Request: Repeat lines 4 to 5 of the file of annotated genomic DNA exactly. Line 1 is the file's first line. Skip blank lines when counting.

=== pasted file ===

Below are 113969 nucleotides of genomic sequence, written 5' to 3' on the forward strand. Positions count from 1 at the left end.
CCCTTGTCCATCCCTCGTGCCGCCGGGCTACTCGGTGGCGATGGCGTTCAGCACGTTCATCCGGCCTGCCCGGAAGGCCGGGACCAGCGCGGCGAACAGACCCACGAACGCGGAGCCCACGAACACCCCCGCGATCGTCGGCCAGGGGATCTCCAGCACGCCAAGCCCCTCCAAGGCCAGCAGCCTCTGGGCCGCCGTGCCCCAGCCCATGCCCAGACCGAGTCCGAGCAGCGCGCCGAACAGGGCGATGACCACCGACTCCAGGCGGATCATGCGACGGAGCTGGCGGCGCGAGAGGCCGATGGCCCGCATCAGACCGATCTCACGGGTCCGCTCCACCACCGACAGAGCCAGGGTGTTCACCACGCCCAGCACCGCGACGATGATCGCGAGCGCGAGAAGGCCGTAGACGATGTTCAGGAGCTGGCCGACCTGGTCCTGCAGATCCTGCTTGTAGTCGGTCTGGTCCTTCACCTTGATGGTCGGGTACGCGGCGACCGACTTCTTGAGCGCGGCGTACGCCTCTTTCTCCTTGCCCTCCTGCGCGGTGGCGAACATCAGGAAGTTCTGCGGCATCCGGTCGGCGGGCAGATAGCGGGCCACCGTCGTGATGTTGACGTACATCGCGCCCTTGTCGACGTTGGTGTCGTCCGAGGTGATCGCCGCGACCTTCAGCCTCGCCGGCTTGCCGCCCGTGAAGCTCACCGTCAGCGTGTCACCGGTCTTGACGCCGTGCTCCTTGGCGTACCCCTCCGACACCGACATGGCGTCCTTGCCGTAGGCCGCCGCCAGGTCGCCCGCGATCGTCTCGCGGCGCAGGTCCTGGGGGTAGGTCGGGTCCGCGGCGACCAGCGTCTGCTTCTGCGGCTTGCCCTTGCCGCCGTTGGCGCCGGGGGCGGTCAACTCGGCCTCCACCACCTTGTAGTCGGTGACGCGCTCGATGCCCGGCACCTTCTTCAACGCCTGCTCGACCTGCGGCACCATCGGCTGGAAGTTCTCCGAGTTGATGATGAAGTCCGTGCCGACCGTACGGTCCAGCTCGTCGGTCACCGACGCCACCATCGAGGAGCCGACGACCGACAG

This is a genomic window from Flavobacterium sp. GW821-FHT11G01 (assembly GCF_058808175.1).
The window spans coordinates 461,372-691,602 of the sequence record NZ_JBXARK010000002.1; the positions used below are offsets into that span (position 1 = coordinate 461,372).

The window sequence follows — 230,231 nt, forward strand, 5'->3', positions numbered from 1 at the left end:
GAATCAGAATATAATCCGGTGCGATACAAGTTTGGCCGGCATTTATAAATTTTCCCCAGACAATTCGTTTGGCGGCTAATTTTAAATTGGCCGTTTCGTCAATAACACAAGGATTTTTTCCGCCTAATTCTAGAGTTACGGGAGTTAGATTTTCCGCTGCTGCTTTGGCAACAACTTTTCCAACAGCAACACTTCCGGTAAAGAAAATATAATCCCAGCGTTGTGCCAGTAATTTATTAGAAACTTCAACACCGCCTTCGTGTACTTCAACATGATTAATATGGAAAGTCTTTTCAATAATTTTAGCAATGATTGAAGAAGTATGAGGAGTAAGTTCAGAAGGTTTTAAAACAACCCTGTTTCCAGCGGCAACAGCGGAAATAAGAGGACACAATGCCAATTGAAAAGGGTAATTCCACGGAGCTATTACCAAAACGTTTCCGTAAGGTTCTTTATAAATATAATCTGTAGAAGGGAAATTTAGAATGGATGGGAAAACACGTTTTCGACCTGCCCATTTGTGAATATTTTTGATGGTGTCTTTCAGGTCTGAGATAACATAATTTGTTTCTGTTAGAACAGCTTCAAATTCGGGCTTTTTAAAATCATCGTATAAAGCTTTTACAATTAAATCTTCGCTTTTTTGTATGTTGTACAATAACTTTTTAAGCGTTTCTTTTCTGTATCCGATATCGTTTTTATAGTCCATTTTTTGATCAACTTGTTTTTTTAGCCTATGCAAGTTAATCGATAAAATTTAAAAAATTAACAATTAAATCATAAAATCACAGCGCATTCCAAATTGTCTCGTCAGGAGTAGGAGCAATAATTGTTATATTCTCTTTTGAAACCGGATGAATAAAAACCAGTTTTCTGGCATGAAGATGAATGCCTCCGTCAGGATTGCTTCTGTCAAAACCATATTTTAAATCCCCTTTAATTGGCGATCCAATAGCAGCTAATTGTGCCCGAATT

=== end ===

The window spans coordinates 461,372-691,602 of the sequence record NZ_JBXARK010000002.1; the positions used below are offsets into that span (position 1 = coordinate 461,372).

The window sequence follows — 230,231 nt, forward strand, 5'->3', positions numbered from 1 at the left end: